Discussion in 'Health & Fitness' started by George, May 17, 2004.
Anybody uses the Bowflex or Total Gym for tennis fitness training?
I use a Bowflex, and think it's probably the smartest thing I ever did for myself. What would you like to know?
I use a total gym for the compactness and price ($250). I do a toning workout a few times a week (more in the winter) in addition to rollerblading, power walking, treadmill and biking. Holler if you have any questions on the Total Gym.
Which model do you have?
From what I have read on the web, some have complained about the
longevity of the unit. How do you find the quality?
It is much less than the Bowflex, and fits in my basement better
than the Bowflex, these are 2 positives and is probably better for cardio. Do you do specific exercises for tennis?
Thanks for your help.
I have had mine for about 3.5 years and it is a base model (as indicated by the price). The quality is okay and I have used mine pretty heavily. The book that comes with it has 60 exercises and some designated for tennis. I try to rotate my exercises every quarter or so to keep the variety going.
My main reasoning for buying it was price, compactness and ease of use and convenience. I did free weights for years and got tired of clanking ice-cold weights in the garage at 5AM. This fits nicely in my downstairs office (i.e.-warm carpet!), no setting-up or taking down.
I love getting my workout done each day before work (I alternate the Total Gym with a Bolleterri video while treadmilling w/ankle weights). In the evenings if I bike or rollerblade or do street hockey, it is icing on the cake.
Sounds like you live a great life, way to go.
What Bollettieri video(s) do you have?, I have a few of his
I suppose you have the 1000 or the 1500 model.
Did you find it took for you awhile to get used to doing the exercises on the Total Gym?
Was it awkward to start with?
Thanks for your feedback.
I think I have the 1500, anyway, it is the $250 model. It was a bit awkward the first day or two. But I really like it in the fact that it is quiet and inside my office at home where I can do it at 5AM while the family is still asleep.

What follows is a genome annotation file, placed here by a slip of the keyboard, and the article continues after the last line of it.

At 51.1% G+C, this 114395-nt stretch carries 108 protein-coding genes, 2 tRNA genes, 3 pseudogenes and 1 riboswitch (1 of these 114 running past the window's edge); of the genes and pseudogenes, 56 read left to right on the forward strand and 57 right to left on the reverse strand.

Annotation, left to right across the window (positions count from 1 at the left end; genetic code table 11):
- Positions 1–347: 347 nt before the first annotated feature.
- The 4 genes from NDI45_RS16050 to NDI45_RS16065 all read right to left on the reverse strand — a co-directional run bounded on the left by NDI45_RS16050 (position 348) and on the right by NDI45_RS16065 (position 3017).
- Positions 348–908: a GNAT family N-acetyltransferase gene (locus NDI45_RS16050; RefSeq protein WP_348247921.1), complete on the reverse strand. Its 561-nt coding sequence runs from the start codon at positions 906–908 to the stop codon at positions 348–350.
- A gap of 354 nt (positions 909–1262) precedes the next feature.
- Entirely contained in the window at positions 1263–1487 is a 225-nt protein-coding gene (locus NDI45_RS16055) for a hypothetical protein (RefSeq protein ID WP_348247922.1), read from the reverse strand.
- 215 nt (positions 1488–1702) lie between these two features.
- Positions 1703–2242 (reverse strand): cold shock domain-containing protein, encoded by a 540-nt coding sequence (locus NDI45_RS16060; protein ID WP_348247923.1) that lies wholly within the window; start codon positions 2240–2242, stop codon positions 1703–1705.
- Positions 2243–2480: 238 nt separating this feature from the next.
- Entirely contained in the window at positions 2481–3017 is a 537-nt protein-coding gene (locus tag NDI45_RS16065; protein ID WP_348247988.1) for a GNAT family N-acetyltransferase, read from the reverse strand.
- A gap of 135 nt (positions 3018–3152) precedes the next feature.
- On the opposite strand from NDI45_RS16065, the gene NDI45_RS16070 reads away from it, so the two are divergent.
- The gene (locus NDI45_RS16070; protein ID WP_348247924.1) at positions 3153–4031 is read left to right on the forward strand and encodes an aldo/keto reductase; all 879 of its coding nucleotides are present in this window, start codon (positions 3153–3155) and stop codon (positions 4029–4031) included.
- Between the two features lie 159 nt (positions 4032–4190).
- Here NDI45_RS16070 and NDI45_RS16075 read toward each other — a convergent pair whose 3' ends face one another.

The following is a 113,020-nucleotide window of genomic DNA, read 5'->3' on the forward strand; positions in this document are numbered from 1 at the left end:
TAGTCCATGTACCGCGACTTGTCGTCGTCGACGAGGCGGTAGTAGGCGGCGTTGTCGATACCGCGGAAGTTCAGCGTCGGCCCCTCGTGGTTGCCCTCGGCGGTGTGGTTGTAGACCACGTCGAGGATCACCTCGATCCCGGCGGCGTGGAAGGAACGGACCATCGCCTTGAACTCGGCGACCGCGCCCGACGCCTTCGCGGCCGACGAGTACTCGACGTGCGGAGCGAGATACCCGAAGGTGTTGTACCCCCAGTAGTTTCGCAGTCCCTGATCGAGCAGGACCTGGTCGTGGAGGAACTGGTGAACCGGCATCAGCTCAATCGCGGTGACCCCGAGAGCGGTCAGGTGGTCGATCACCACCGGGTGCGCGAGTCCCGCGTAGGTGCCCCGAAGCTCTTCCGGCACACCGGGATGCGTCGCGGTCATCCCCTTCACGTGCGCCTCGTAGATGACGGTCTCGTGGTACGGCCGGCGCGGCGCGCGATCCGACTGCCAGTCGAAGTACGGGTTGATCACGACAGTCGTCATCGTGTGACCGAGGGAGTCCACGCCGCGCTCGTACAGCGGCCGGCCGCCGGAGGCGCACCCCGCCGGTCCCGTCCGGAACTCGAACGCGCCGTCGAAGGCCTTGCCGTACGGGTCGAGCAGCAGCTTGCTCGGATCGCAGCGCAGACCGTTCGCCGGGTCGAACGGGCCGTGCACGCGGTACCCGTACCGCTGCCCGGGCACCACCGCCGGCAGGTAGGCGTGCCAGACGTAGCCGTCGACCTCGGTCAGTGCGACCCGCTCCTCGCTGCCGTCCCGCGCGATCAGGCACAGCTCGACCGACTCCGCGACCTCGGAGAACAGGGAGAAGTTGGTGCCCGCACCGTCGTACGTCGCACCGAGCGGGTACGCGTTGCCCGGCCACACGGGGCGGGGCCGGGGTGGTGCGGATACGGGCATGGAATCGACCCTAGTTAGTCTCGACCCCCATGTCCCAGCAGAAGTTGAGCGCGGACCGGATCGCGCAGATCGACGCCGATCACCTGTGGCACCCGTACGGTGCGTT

I have the Serve, Forehand, and the Backhand videos. My treadmill is a $99 manual version I picked up at K-mart. I feel it is a better workout using a manual treadmill, especially with ankle weights varying the walk speed every 30 seconds or so.
Thanks for your reply.
I have those videos too. I also have "Tenacious Net Play"
It is one of the better ones and it is 60 minutes.
What brand is your manual treadmill?
Some type of off brand. The electronics (speed, time, distance, calories) never worked from day-1. But the fact that it folds up out of the way (heavy as all get out!) and is manual (therefore more resistance) is okay by me and the spouse. I put it right in front of the TV and watch 20-30 minutes of Nick give his dissertations and get a solid morning workout before work. Check out some stores for an inexpensive manual one.
been using the total gym for 3 years now. I'm 6'3" & 200 lbs and could not see using the $200 model. bought what they called a refurbished model for $800 which is similar to what the infomercial promotes now. refurbished means someone tried it and sent it back. it appeared brand new. use it morning & night because I have the space to keep it out all the time. move between full body, and upper & lower body routines. only thing missing from these types (bowflex, Weider & TG) is true aerobic work out that you get from the tread or ellipitical trainers. the one rap I have is that the cables went on me once and were replaced free, now they are showing wear again and wonder if TG will honor another replacement -- bowflex supposedly offers lifetime guarantee on parts
Very old thread, but wanted to give an update on our Bowflex, in case anyone else is contemplating a purchase.
This past weekend, my wife and I returned our Bowflex to Costco for a full refund. They have a great refund policy. Basically, return anytime, no questions asked. We had the machine for a hair over two years and were not satisfied with it.
Two major "problems" and numerous minor ones.
1. The machine tips over when attaching the power rods, especially the 50 pound rods. For those who don't know, you pull the rods away from the machine to attach the cable. With the stronger weighted rods, the machine has a tendancy to tip in the direction that the rod is pulled.
2. There is not enough weight resistance for leg exercises. We had the maximum available and I could have used an extra 150-200 pounds for the calf raise and squat exercises.
I regret the day I gave up my gym membership. By now, I should know that no general purpose, all-in-one machine will approach the effiency of a single-purpose machine.
We are on the lookout for another general purpose home gym, but are in no hurry to get another.
Thanks for the update. I was contemplating one of these machines but was afraid that my laziness would set in and I would think of it as a shortcut to working out and might skip the gym too much.
My wife doesn't like going to a gym. I've found that just about all middle-aged women do not like the experience. For me, I loved going. I could really get a good workout and the weight limit was not there. Single-purpose machines will always be better than a multi-purpose home gym.
As a result of my gym membership, I did purchase a rowing machine that was the same model that the gyms have. Also, a lower cost cycling machine by the same manufacturer as they gym machines.
However, I will never be able to duplicate the weight machines in a home gym. Keep your gym membership, if you have one. It is expensive to drop a membership, and then have to get a new one. The prices seem to always go up . . . a lot.
Separate names with a comma.